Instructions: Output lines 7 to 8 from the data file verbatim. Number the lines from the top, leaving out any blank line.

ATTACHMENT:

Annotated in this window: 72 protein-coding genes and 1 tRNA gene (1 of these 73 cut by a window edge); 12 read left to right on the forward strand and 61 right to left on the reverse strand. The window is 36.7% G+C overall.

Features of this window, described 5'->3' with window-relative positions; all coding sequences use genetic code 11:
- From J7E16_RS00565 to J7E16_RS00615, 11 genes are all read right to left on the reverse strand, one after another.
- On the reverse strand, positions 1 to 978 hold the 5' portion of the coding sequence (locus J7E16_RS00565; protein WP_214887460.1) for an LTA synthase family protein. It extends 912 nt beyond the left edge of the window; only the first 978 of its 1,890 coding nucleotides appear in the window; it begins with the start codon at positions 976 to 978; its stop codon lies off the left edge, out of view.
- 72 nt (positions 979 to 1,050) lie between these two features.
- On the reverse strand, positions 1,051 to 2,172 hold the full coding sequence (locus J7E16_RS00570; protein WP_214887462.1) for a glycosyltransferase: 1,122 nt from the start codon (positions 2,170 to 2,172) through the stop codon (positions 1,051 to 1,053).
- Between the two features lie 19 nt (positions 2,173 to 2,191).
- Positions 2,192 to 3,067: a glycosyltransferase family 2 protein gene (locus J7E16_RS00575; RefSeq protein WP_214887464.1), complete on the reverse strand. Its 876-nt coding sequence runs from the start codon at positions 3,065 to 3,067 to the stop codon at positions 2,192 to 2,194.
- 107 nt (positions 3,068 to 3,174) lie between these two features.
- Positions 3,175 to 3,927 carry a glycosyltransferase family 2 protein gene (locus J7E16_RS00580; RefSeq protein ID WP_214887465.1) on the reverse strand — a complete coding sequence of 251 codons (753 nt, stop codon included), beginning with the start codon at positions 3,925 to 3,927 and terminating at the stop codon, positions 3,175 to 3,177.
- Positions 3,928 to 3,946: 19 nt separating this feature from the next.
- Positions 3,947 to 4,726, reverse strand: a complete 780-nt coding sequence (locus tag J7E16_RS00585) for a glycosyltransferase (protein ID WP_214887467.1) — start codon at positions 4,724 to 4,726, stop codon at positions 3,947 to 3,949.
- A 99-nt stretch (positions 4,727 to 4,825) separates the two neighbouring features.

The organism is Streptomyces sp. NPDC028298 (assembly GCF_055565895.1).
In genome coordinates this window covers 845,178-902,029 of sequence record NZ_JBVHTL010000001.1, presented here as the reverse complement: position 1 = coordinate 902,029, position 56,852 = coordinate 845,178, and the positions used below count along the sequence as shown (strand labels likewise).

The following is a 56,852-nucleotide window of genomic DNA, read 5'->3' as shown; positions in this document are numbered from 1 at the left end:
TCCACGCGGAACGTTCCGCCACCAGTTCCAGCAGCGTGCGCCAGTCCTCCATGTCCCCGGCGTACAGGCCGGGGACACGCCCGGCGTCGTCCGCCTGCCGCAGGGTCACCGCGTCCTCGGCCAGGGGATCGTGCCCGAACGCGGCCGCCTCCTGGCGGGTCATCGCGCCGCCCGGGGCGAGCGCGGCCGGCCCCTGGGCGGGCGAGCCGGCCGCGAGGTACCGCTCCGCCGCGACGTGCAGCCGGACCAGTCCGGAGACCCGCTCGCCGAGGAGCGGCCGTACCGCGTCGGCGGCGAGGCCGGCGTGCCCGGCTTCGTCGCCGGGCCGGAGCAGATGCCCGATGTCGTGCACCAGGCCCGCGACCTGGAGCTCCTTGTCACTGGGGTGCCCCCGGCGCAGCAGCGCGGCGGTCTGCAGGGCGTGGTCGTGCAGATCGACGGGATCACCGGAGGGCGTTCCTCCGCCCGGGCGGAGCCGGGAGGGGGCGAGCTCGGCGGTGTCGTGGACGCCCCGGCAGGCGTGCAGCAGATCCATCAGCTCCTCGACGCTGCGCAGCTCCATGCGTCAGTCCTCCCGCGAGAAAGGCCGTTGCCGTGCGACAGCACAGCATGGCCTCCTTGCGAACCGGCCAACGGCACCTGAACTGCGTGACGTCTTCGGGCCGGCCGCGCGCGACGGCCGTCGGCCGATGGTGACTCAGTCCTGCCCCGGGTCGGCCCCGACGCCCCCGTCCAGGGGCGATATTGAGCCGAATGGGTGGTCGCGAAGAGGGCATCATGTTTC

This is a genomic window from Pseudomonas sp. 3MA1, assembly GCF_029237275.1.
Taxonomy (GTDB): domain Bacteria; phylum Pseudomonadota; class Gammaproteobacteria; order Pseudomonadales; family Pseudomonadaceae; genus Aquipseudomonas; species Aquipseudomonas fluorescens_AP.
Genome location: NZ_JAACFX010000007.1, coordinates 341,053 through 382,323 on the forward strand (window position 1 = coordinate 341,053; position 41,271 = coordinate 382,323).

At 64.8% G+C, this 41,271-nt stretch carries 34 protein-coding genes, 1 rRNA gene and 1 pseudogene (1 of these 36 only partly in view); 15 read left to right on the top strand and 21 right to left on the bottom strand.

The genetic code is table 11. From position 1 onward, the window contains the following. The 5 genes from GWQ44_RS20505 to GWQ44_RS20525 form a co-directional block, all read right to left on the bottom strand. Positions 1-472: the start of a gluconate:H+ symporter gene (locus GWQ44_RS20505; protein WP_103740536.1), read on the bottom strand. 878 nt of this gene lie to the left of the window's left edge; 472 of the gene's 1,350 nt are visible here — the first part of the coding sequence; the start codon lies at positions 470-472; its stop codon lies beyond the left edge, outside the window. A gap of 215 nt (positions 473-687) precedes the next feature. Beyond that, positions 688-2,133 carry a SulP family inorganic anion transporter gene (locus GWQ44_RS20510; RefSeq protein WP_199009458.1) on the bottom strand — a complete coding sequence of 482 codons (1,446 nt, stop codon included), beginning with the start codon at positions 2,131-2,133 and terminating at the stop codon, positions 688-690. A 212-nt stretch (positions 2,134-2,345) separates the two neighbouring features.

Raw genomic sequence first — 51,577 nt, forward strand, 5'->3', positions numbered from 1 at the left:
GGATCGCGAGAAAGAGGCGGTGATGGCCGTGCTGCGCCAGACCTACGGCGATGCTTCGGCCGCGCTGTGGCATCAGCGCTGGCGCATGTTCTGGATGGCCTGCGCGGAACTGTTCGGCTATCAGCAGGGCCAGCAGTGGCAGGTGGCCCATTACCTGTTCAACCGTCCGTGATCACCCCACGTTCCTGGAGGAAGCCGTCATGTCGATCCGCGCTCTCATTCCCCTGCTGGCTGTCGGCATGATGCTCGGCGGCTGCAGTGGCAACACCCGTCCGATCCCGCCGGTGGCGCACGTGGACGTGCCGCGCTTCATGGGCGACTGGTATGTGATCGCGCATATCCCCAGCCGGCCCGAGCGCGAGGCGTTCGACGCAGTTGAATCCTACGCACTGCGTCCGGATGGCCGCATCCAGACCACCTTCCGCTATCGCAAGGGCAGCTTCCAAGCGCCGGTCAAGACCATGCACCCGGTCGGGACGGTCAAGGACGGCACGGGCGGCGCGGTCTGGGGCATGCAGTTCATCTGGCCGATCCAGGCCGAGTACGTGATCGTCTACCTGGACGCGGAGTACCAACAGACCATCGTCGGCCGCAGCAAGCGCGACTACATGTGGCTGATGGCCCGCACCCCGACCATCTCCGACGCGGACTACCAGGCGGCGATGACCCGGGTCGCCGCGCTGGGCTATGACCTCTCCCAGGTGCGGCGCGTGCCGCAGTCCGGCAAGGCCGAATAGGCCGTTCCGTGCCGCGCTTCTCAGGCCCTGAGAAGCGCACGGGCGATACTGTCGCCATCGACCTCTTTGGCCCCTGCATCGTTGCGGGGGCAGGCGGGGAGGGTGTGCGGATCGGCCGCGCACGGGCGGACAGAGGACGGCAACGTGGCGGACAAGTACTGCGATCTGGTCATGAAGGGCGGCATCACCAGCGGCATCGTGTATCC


- Between the two features lie 19 nt (positions 2,173 to 2,191).
- Positions 2,192 to 3,067: a glycosyltransferase family 2 protein gene (locus J7E16_RS00575; RefSeq protein WP_214887464.1), complete on the reverse strand. Its 876-nt coding sequence runs from the start codon at positions 3,065 to 3,067 to the stop codon at positions 2,192 to 2,194.